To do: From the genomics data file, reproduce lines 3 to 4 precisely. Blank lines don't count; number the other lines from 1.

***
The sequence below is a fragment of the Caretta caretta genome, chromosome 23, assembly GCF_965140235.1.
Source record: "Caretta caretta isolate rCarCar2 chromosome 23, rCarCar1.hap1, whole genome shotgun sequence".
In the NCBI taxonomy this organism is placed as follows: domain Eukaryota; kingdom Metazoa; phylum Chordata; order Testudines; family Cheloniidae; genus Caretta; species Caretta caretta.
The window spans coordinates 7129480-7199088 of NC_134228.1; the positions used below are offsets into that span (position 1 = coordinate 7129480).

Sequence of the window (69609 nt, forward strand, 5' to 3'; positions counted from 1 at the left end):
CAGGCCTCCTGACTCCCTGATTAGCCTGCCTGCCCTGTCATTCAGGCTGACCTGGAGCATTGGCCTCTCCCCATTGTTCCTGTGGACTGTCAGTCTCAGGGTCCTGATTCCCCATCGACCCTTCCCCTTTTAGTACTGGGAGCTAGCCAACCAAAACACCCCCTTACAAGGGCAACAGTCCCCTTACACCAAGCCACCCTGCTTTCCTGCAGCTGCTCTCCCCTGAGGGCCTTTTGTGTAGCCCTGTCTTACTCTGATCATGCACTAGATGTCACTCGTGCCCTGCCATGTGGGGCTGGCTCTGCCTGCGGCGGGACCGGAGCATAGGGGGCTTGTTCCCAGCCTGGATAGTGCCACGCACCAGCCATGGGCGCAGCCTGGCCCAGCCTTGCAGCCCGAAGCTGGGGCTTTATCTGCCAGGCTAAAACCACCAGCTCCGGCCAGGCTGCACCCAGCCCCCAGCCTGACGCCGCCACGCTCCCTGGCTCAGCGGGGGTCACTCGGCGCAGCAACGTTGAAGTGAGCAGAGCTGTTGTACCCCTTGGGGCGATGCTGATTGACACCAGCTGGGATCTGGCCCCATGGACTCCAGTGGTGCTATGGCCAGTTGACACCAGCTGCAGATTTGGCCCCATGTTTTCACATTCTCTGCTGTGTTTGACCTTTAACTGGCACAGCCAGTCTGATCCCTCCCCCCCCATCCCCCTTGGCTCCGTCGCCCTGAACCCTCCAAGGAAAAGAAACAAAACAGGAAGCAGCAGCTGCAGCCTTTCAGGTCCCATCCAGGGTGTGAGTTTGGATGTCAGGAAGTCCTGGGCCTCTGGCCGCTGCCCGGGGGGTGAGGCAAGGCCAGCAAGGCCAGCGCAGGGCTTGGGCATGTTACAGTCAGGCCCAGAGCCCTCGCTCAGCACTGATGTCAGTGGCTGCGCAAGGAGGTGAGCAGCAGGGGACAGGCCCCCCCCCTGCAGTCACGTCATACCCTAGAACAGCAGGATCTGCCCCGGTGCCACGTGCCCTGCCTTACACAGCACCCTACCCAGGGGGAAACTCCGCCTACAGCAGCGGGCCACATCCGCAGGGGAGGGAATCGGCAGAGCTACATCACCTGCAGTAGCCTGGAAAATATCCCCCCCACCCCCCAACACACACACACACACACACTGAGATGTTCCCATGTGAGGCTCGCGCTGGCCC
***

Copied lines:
In the NCBI taxonomy this organism is placed as follows: domain Eukaryota; kingdom Metazoa; phylum Chordata; order Testudines; family Cheloniidae; genus Caretta; species Caretta caretta.
The window spans coordinates 7129480-7199088 of NC_134228.1; the positions used below are offsets into that span (position 1 = coordinate 7129480).